Lightnin' Norton

“I was not born a poor black child.”

The misfortunes of birth proved to be a life-long challenge for blues guitarist Lightinin’ Mark Norton. Cutting his teeth with early tribal blues players like Big Cotton Johnson, Little Willy Jackson, and Swamp Water Jefferson, his big break came when asked to fill in for an ailing Left-Foot Washington in Sonny Bug Splat William’s touring group. It only took that one night of wailing, screaming blues playing to impress Bug Splat enough to invite Lightnin’ into the group until old Left-Foot, who was Bug Splat’s best friend, could rejoin the tour.

A single turn of events changed Lightnin’s life forever. Three weeks into the Delta Swamp tour, Bug Splat got news that his wife Delorina was fixing to divorce him and shack up with another. This was enough to shake Bug Splat to the ground. Further news came a day later when Bug Splat found out Left-Foot was the one that did him wrong. That put poor Bug Splat down inside a bottle of Old Grandad for three days. When he finally sobered up, he up and left for Baton Rouge to have it out with is old friend and the woman. That was the last anyone had heard of either Delorina or Left-Foot. Both were found in a New Orleans bus station shot in the back and Bug Splat ended up doing a nickel on the Angola work farm for manslaughter.

Faced with a contractual situation, the remaining members of the group soldered on, but the soul of the group was lost with Bug Splat’s untimely departure. The band broke up after the third gig, contract or no. Lightnin’ took the remaining front money, bought a clapped-out BSA and rode as fast and as far away as he could. He played pick-up gigs and did singles (and a few marrieds) to eat, but longed for the days of playing that gut-wrenching electric blues he loved so much. Fate would place Lightnin’ in a two-bit dive north of Columbus, his BSA busted and him too broke to afford the new gudgeon pins it needed. Here he met another lost bluesman, Mudcat T. Bass, guitarist and keyboard player extraordinaire. Ironically, Mudcat was also a veteran of the Bug Splat Williams tour, having also taken Left-Foot’s place while the old man was recovering from a stab wound. An instant bond between the two Bluesmen began, and together they formed short-lived but legendary blues quartet Funk Bucket, and toured up and down the mighty Mississippi. The band fell apart about the same time as their van did, and all went their own ways. But the soul and the blues remained with both men.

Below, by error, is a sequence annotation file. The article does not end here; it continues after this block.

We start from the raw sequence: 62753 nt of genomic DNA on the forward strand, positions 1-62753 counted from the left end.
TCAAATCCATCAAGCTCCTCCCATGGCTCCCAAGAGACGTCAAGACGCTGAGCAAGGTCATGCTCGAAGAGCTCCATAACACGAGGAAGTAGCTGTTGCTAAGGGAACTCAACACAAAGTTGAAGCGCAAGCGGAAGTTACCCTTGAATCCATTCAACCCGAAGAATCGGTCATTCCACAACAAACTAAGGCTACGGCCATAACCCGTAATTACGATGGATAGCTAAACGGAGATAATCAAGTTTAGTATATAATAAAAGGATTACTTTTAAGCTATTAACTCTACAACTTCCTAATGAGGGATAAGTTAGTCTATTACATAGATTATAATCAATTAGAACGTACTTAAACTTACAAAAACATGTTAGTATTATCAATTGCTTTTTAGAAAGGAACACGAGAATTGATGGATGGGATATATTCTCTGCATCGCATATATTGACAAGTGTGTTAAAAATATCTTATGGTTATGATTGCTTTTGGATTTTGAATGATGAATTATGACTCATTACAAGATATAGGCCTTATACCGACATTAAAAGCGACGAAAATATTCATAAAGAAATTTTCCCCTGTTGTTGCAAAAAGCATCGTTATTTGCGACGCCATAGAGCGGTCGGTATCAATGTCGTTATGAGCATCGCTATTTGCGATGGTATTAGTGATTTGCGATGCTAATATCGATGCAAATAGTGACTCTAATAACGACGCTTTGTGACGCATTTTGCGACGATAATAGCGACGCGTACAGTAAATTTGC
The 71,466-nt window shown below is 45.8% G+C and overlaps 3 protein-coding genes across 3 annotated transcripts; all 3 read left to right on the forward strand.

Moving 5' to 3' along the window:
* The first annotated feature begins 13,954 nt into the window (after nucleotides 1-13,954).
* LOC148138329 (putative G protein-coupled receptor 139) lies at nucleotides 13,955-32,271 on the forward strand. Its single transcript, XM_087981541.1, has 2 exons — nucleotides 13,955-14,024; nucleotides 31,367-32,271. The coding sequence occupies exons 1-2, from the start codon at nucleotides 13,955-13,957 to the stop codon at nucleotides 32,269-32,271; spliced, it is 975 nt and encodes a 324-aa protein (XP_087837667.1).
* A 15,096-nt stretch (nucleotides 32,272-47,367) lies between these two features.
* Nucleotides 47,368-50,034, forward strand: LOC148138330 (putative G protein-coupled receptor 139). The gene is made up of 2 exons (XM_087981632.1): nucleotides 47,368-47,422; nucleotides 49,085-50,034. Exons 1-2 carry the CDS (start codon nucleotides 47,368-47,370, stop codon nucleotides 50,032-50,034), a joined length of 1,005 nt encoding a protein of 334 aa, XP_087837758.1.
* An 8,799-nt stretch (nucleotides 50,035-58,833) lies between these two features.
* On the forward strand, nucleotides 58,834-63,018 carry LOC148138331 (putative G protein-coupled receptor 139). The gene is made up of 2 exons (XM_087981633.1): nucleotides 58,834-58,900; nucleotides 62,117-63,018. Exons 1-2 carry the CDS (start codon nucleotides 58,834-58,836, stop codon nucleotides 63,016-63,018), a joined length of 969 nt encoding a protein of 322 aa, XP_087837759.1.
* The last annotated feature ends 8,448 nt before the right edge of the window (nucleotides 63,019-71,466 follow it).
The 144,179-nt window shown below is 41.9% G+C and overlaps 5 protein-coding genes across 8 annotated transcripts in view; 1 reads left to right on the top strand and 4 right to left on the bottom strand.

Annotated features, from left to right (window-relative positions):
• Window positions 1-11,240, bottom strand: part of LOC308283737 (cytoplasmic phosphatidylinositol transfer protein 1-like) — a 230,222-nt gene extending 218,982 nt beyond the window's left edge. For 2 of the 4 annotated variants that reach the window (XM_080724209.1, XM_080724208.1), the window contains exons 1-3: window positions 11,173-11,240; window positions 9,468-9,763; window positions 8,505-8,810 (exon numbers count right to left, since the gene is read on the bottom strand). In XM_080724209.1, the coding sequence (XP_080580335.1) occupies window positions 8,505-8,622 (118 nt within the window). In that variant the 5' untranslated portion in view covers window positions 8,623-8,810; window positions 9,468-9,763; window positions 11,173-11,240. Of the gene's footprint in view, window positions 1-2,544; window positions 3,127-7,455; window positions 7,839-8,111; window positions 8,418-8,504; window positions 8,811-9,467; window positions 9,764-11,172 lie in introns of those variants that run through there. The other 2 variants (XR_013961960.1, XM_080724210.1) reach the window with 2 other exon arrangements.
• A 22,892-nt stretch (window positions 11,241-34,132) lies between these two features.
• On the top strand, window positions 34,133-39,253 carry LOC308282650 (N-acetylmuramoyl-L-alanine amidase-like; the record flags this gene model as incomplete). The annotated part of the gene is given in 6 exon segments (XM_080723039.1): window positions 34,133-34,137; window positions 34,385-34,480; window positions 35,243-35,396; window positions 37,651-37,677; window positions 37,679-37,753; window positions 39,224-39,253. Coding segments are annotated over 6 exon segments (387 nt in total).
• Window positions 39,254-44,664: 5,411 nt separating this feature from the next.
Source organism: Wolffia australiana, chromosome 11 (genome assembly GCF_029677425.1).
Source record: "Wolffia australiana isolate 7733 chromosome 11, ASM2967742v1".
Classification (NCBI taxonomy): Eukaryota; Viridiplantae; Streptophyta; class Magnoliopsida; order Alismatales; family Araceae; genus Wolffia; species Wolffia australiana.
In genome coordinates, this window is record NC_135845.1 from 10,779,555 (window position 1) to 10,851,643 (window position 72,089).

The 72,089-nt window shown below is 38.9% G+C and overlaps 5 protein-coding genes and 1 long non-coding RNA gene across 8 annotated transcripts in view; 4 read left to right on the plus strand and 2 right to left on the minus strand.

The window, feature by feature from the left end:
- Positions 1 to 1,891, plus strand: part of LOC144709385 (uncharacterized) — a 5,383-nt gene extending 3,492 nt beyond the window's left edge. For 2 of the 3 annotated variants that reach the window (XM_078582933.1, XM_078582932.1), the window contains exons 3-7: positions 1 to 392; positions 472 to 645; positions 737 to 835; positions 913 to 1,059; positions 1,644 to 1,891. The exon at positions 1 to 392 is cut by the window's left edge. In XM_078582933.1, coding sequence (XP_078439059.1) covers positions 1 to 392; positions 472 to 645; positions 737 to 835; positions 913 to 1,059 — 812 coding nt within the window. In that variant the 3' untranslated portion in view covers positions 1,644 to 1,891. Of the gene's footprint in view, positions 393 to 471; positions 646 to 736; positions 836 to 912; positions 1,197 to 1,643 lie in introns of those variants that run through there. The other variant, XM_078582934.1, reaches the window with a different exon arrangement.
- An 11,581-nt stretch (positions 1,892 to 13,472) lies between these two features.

Lightnin’ went on to play with The Homewreckers, The Bleu Chunkx, and Mo Narlli and the Fast Boys, and gained notoriety with his blazing licks and lyrical screaming antics. After several years playing the Okra Belt juke clubs in the deep south, Lightnin’ tired of the road, and moved to Cleveland to work for his Uncle Jack selling luminaries. Again fate would intervene, when a buffed and rested Mudcat T. re-emerged from a long self-imposed sabbatical from the Blues. Seems he was also holed-up in Cleveland, hiding out from a particularly jealous big-legged woman. It was just a matter of time before the old band mates pulled themselves together and started the Acme Blues Rockets. The rest, as they say, is history.